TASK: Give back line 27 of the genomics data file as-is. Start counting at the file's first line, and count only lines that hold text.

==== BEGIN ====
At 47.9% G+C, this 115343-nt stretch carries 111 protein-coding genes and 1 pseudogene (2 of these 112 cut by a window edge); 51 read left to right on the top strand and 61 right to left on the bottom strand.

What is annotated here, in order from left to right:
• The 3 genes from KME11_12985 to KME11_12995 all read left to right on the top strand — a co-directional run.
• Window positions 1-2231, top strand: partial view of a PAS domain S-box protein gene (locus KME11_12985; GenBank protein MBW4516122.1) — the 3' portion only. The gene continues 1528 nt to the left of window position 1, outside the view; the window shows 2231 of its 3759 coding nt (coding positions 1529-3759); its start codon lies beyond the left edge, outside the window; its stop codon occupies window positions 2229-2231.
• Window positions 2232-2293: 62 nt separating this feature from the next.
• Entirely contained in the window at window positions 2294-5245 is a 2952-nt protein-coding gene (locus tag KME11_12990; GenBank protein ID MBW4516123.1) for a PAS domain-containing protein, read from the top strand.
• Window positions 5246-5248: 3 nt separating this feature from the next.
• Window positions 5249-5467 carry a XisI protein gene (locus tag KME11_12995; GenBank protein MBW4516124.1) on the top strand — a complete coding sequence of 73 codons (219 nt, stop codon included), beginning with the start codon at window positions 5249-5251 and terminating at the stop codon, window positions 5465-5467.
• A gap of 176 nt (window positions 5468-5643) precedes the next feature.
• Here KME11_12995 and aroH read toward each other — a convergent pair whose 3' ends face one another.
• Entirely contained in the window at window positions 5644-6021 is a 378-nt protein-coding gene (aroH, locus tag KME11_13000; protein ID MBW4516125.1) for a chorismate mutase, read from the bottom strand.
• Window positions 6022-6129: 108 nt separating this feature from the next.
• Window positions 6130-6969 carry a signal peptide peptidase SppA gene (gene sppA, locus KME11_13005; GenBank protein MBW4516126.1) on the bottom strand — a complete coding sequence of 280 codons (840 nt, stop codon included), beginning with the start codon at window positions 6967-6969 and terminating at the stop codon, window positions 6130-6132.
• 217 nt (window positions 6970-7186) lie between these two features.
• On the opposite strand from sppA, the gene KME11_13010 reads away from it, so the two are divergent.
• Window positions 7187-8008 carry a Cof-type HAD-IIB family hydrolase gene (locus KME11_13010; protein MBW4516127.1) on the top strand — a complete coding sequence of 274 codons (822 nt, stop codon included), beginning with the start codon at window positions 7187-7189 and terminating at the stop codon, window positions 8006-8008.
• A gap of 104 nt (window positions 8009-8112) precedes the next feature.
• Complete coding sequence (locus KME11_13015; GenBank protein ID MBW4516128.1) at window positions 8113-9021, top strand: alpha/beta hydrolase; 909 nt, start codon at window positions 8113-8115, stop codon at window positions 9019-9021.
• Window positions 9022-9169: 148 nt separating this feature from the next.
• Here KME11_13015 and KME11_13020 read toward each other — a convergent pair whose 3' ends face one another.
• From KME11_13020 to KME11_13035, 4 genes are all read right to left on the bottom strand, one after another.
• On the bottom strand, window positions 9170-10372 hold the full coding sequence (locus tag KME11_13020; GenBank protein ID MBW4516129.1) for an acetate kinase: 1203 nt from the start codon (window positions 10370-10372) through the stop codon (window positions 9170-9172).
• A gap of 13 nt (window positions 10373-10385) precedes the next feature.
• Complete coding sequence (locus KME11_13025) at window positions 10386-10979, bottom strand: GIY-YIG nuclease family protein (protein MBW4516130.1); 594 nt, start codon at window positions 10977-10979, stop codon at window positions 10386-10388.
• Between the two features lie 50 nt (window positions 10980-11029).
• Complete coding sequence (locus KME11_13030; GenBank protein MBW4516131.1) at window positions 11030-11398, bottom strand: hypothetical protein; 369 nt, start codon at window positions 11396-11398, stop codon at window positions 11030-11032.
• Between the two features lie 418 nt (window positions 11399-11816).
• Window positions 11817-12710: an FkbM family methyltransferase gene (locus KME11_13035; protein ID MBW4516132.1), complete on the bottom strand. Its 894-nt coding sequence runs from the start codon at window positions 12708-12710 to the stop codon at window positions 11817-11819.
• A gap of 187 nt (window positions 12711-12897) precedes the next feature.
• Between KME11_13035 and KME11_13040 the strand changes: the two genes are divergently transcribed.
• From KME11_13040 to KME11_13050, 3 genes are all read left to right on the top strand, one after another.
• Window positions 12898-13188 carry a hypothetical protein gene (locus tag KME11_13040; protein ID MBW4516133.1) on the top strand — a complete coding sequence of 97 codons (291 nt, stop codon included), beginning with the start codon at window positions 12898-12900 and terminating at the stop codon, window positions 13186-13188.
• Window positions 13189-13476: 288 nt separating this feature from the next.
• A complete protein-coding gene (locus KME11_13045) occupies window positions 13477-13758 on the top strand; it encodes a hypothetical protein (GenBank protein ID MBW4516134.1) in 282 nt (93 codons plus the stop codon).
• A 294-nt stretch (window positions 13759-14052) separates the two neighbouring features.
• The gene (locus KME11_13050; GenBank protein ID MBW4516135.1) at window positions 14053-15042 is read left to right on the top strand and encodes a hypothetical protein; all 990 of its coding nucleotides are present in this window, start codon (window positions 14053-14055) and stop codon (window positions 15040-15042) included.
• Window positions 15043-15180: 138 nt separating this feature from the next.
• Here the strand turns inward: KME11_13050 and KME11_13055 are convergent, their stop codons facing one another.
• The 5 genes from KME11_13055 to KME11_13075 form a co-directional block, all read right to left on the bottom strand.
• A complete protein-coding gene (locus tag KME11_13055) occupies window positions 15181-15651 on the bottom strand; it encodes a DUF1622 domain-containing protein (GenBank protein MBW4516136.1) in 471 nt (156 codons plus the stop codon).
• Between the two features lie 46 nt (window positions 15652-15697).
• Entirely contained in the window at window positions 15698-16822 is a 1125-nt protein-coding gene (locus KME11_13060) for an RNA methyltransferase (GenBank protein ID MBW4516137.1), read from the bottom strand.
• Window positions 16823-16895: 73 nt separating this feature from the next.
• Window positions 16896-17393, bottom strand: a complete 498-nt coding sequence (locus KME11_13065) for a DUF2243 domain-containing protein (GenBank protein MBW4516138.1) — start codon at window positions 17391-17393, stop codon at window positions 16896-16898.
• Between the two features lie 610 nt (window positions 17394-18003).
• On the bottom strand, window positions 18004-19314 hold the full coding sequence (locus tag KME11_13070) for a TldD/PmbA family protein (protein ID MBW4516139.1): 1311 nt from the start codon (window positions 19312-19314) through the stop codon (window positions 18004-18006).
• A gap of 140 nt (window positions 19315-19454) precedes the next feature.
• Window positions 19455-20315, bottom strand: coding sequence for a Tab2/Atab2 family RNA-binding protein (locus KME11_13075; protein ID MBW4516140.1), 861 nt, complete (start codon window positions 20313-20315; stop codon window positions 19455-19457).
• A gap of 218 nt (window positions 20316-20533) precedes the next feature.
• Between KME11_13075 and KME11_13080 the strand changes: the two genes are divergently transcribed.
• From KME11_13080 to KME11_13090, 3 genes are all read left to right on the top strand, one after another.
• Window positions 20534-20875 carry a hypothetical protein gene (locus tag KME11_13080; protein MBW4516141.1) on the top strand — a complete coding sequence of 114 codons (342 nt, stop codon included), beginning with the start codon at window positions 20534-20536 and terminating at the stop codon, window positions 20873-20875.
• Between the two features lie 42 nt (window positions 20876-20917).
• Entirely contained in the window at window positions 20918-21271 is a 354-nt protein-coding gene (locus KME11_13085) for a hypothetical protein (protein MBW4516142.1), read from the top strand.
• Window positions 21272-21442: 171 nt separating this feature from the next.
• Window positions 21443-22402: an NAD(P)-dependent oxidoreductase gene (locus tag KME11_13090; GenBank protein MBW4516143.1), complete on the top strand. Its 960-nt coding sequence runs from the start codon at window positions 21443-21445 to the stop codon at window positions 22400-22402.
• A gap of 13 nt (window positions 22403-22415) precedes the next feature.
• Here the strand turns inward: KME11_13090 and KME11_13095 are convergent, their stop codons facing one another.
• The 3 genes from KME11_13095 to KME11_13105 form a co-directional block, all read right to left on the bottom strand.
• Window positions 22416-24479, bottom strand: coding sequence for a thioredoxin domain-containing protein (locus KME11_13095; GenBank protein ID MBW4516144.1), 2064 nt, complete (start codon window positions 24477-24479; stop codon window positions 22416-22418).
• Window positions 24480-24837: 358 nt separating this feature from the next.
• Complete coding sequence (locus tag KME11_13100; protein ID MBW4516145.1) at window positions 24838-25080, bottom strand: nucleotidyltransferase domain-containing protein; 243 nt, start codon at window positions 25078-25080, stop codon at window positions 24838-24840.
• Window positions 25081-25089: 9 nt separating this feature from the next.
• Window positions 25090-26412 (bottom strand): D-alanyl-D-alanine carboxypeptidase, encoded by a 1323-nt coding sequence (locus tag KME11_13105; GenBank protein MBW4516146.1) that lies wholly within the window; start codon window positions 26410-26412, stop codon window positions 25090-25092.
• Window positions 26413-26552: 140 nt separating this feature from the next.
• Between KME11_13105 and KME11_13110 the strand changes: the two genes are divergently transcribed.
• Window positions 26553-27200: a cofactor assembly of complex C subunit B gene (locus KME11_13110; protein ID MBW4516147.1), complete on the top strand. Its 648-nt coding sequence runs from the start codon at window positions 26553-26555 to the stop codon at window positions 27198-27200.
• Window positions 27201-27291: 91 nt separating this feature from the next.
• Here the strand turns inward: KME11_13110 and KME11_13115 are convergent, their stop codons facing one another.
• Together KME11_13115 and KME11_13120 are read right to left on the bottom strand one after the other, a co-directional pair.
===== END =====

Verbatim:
• Between the two features lie 418 nt (window positions 11399-11816).